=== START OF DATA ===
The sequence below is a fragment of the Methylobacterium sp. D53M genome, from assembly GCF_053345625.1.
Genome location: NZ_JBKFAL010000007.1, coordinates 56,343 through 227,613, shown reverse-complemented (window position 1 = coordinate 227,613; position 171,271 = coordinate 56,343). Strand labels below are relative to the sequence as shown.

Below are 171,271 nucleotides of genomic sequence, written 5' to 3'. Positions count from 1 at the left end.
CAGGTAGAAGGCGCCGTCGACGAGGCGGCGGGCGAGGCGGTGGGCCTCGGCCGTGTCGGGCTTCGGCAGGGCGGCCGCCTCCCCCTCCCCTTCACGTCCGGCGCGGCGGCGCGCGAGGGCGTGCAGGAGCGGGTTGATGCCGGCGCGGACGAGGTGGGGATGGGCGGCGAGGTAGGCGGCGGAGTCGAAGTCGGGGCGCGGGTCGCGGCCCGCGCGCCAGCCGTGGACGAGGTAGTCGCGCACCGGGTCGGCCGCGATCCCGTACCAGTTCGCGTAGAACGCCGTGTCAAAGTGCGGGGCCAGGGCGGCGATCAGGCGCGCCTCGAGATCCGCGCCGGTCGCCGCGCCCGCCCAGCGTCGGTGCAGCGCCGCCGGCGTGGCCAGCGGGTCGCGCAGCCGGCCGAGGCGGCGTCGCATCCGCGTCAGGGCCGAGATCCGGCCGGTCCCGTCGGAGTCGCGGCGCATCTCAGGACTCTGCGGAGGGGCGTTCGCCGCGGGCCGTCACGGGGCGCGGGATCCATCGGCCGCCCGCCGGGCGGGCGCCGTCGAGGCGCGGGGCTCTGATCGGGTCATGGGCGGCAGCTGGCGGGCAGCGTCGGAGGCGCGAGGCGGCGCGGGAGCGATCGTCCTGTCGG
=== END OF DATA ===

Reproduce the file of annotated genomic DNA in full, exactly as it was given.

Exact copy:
The sequence below is a fragment of the Methylobacterium sp. D53M genome, from assembly GCF_053345625.1.
Genome location: NZ_JBKFAL010000007.1, coordinates 56,343 through 227,613, shown reverse-complemented (window position 1 = coordinate 227,613; position 171,271 = coordinate 56,343). Strand labels below are relative to the sequence as shown.

Below are 171,271 nucleotides of genomic sequence, written 5' to 3'. Positions count from 1 at the left end.
CAGGTAGAAGGCGCCGTCGACGAGGCGGCGGGCGAGGCGGTGGGCCTCGGCCGTGTCGGGCTTCGGCAGGGCGGCCGCCTCCCCCTCCCCTTCACGTCCGGCGCGGCGGCGCGCGAGGGCGTGCAGGAGCGGGTTGATGCCGGCGCGGACGAGGTGGGGATGGGCGGCGAGGTAGGCGGCGGAGTCGAAGTCGGGGCGCGGGTCGCGGCCCGCGCGCCAGCCGTGGACGAGGTAGTCGCGCACCGGGTCGGCCGCGATCCCGTACCAGTTCGCGTAGAACGCCGTGTCAAAGTGCGGGGCCAGGGCGGCGATCAGGCGCGCCTCGAGATCCGCGCCGGTCGCCGCGCCCGCCCAGCGTCGGTGCAGCGCCGCCGGCGTGGCCAGCGGGTCGCGCAGCCGGCCGAGGCGGCGTCGCATCCGCGTCAGGGCCGAGATCCGGCCGGTCCCGTCGGAGTCGCGGCGCATCTCAGGACTCTGCGGAGGGGCGTTCGCCGCGGGCCGTCACGGGGCGCGGGATCCATCGGCCGCCCGCCGGGCGGGCGCCGTCGAGGCGCGGGGCTCTGATCGGGTCATGGGCGGCAGCTGGCGGGCAGCGTCGGAGGCGCGAGGCGGCGCGGGAGCGATCGTCCTGTCGG